“Why bother with newspapers, if this is all they offer? Agnew was right. The press is a gang of cruel faggots. Journalism is not a profession or a trade. It is a cheap catch-all for fuckoffs and misfits – a false doorway to the backside of life, a filthy piss-ridden little hole nailed off by the building inspector, but just deep enough for a wino to curl up from the sidewalk and masturbate like a chimp in a zoo-cage.”
– Hunter S. Thompson
Fear and Loathing in Las Vegas by “Raoul Duke” first appeared in Rolling Stone magazine in November 1971. The preceding quote from that publication sums up the environment that led to the rise and, eventually, the fall of the great Rolling Stone itself; the shift away from the counterculture that it once represented and the pathological deterioration of principled liberalism.
If these words were to be circulated on the campuses of U.C. Berkley today the same way they were in 1971, you could expect firebombs launched through windows, police cruisers overturned, and any poor fool in a red hat to be viciously assaulted with a bike lock. University students today surmise that musings this offensive, have been manufactured by the primitive IBM computer that once spat out numbers used to help exterminate Jews in the Nazi death camps; a right-wing hate machine. Or maybe Milo Yiannapolous wrote it?
The suffocating media bias of the 1960s was difficult to escape. A lethargic gray specter of middle-class America was distributed with cunning sterility through the generic, bogus smiles of cable news networks and traditional print. Despite the election and assassination of Kennedy and the signing of the Civil Rights Act, if you had turned on a T.V. this was still Eisenhower’s America: regimented, religious, conservative. And the cultural vacuum created by the Eisenhower years had began to suck even harder with Lyndon Banes Johnson at the helm.
American media was out of touch with this new generation. Elitist authoritarians were preaching their moral superiority stamped with stars and stripes to a generation of cynics. These kids didn’t have a fucking clue what they wanted, but they wanted no part of what they were being given. So rose Rolling Stone, a counterculture bible for babyboomers, co-founded by Jann Wenner.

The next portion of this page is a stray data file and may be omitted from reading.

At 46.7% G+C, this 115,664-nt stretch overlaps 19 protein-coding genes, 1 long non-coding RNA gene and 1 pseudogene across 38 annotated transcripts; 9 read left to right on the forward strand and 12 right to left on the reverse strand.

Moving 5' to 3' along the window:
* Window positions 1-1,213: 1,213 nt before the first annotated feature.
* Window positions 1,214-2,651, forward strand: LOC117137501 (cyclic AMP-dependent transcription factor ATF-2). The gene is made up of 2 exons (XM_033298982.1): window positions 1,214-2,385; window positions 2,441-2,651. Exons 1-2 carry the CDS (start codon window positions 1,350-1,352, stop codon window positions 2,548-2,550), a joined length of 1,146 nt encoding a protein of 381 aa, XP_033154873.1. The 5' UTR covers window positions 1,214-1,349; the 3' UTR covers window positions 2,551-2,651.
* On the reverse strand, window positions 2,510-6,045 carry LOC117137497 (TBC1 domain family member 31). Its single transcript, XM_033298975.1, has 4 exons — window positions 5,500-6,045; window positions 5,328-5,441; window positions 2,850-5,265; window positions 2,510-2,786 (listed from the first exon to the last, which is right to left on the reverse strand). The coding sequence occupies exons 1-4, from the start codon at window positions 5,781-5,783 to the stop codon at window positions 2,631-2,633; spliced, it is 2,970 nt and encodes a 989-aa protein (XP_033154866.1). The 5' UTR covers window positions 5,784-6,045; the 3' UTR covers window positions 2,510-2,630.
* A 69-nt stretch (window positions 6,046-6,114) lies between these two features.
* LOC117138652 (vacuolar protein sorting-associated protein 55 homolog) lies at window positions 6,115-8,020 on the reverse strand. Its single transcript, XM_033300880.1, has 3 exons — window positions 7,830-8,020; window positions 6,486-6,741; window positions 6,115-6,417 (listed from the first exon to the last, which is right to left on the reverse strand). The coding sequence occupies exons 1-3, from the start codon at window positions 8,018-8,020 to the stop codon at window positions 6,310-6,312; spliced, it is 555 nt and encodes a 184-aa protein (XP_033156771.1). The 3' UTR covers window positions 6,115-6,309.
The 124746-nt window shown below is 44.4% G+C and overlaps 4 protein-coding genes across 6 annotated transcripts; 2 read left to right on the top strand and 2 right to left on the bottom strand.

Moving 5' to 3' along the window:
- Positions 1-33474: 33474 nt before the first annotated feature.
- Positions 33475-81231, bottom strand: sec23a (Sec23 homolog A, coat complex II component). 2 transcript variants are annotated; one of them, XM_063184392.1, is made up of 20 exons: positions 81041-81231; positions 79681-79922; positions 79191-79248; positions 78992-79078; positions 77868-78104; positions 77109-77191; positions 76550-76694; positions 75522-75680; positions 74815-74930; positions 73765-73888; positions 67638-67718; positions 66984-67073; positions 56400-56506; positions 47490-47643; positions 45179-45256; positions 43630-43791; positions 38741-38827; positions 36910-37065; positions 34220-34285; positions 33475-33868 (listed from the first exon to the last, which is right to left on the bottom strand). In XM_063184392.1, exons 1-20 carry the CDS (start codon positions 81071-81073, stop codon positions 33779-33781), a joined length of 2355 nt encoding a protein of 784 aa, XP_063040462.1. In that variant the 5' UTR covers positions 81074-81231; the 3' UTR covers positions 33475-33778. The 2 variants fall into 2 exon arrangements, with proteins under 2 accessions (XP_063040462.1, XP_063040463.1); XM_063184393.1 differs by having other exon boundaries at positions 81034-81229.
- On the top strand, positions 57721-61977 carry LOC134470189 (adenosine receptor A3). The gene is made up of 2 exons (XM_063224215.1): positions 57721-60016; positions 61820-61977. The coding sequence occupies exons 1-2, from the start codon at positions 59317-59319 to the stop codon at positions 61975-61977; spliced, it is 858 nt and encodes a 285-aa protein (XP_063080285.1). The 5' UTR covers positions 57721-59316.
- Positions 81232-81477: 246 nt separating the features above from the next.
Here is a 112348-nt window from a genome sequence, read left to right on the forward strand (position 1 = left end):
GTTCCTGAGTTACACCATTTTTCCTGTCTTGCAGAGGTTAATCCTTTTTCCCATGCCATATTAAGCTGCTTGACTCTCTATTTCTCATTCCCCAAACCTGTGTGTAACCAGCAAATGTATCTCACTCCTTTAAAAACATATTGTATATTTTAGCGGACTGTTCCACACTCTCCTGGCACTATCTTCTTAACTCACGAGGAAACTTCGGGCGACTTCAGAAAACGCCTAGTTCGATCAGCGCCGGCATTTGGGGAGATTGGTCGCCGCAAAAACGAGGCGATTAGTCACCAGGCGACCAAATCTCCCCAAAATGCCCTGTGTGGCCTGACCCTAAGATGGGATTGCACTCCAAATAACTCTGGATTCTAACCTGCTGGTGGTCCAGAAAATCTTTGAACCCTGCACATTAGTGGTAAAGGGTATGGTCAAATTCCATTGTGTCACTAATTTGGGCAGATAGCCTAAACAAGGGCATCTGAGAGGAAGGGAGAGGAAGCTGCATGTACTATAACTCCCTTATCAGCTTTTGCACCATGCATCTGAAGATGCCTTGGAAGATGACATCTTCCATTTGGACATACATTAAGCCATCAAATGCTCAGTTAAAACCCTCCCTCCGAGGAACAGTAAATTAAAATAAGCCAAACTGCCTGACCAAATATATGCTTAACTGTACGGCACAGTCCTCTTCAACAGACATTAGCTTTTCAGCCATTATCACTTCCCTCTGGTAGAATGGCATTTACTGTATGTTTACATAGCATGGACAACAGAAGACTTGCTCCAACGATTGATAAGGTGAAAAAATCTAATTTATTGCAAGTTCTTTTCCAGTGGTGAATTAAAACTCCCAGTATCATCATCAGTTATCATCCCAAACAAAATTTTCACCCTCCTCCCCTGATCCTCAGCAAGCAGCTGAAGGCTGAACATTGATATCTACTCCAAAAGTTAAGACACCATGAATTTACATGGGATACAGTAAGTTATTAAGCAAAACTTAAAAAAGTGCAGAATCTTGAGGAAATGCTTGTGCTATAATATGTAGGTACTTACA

The adjective “cruel,” meaning to willfully cause pain or suffering to others and feeling no concern about it, paired with the noun “faggot,” the antiquated pejorative used to define a homosexual man, is Thompson’s description of the media community of the day. A description evidently endorsed through publication by Jann Wenner in 1971. Because according to Thompson: “…there is no such thing as objective journalism. The phrase itself is a pompous contradiction in terms.”
Wenner today lives with his common law partner Matt Nye in, I’m guessing, New York City. He gives big money to Democrat candidates and makes millions off fabricated stories about the gang-rape epidemic at the University of Virginia. Then loses that money and gives more money to Democrat candidates. Wenner’s closet homosexuality in 1971 didn’t have him take any offence to Thompson’s comments, or at least not enough to hinder publishing the “hate speech.” Maybe it was the dollar signs flashing in his eyes, knowing that something as wild as Thompson’s Vegas adventure was a viable revenue stream. Or maybe liberals back then had more important things to bitch about.
Things were different in the 1960s. The anti-war movement and the civil rights movement were a just cause. The catalyst for a just movement of equal rights for women and gays and minorities was free speech, of which Jann Wenner was a huge proponent. When students at U.C. Berkley marched in the streets in the 1960s, it was an attack on the elitist, authoritarians and an establishment hellbent on keeping opposing viewpoints and the ideas of personal liberty stifled. The gang of “cruel faggots” kept the official narrative running but no one under 30 was listening.
The whole goddamn world had had enough of the travesty of war in Southeast Asia. There was no ignoring the ineptitude of American politics. The only reasonable thing to do in 1969 was to drive out to Altamont for the weekend, load up on heinous chemicals, hunker down and rethink your approach to the political process.
Thompson, the then-young, liberal anti-hero, could often be found gobbling LSD and firing his guns (he was a lifetime member of the NRA) at propane bottles for a crowd of jeering burnouts or Bay area bikers at his fortified compound, Owl Farm, in Woody Creek Colorado.
It was Jann Wenner’s idea to put Hunter, with all of his fear and loathing, on to the campaign trail in 1972. Why not get the guy who wrote Hell’s Angels? Hunter was someone with a penchant for dealing with vicious thugs and sick freaks gone crazy on power, someone who could draw a parallel between Richard Nixon and Sonny Barger.
Thompson’s openly-biased, subjective and wild account of the 1972 presidential election was the red Chevy convertible of campaign coverage. ‘Sympathy for the Devil’ on repeat and at full volume, barrelling across the country at 110 miles an hour or so and in search of an honest politician. In Hunter’s eyes, the only one that even came close was George McGovern, the senator from South Dakota.